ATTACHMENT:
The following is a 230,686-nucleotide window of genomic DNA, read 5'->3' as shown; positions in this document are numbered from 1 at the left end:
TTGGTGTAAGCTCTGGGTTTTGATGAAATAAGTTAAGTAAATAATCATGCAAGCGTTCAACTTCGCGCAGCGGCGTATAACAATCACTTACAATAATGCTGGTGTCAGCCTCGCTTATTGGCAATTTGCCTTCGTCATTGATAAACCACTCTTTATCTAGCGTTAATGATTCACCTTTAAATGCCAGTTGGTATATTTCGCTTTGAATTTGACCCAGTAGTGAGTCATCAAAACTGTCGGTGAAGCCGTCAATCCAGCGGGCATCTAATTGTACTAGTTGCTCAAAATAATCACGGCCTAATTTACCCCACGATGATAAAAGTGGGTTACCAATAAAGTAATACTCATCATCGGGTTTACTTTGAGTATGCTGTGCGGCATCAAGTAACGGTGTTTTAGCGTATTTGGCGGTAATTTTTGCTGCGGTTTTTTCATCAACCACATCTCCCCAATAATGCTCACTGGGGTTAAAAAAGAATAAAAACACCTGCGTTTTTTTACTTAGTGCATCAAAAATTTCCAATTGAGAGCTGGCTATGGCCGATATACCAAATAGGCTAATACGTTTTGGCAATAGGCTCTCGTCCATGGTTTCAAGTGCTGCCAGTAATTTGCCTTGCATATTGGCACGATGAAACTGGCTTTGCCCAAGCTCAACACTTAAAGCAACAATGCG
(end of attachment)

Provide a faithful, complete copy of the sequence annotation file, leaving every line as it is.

The following is a 230,686-nucleotide window of genomic DNA, read 5'->3' as shown; positions in this document are numbered from 1 at the left end:
TTGGTGTAAGCTCTGGGTTTTGATGAAATAAGTTAAGTAAATAATCATGCAAGCGTTCAACTTCGCGCAGCGGCGTATAACAATCACTTACAATAATGCTGGTGTCAGCCTCGCTTATTGGCAATTTGCCTTCGTCATTGATAAACCACTCTTTATCTAGCGTTAATGATTCACCTTTAAATGCCAGTTGGTATATTTCGCTTTGAATTTGACCCAGTAGTGAGTCATCAAAACTGTCGGTGAAGCCGTCAATCCAGCGGGCATCTAATTGTACTAGTTGCTCAAAATAATCACGGCCTAATTTACCCCACGATGATAAAAGTGGGTTACCAATAAAGTAATACTCATCATCGGGTTTACTTTGAGTATGCTGTGCGGCATCAAGTAACGGTGTTTTAGCGTATTTGGCGGTAATTTTTGCTGCGGTTTTTTCATCAACCACATCTCCCCAATAATGCTCACTGGGGTTAAAAAAGAATAAAAACACCTGCGTTTTTTTACTTAGTGCATCAAAAATTTCCAATTGAGAGCTGGCTATGGCCGATATACCAAATAGGCTAATACGTTTTGGCAATAGGCTCTCGTCCATGGTTTCAAGTGCTGCCAGTAATTTGCCTTGCATATTGGCACGATGAAACTGGCTTTGCCCAAGCTCAACACTTAAAGCAACAATGCG